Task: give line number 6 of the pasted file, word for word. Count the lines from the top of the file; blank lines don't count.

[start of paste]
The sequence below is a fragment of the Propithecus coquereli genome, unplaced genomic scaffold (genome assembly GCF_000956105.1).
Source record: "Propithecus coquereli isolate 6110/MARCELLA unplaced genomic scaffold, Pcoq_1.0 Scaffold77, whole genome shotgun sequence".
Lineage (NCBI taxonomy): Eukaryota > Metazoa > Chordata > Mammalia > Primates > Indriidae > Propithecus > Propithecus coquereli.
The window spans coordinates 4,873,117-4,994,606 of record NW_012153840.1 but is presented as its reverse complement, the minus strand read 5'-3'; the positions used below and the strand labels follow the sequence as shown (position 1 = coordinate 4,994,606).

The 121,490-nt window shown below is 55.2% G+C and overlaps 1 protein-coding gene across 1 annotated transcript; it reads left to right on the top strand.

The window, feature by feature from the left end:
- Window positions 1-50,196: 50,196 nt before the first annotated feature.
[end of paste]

The window, feature by feature from the left end: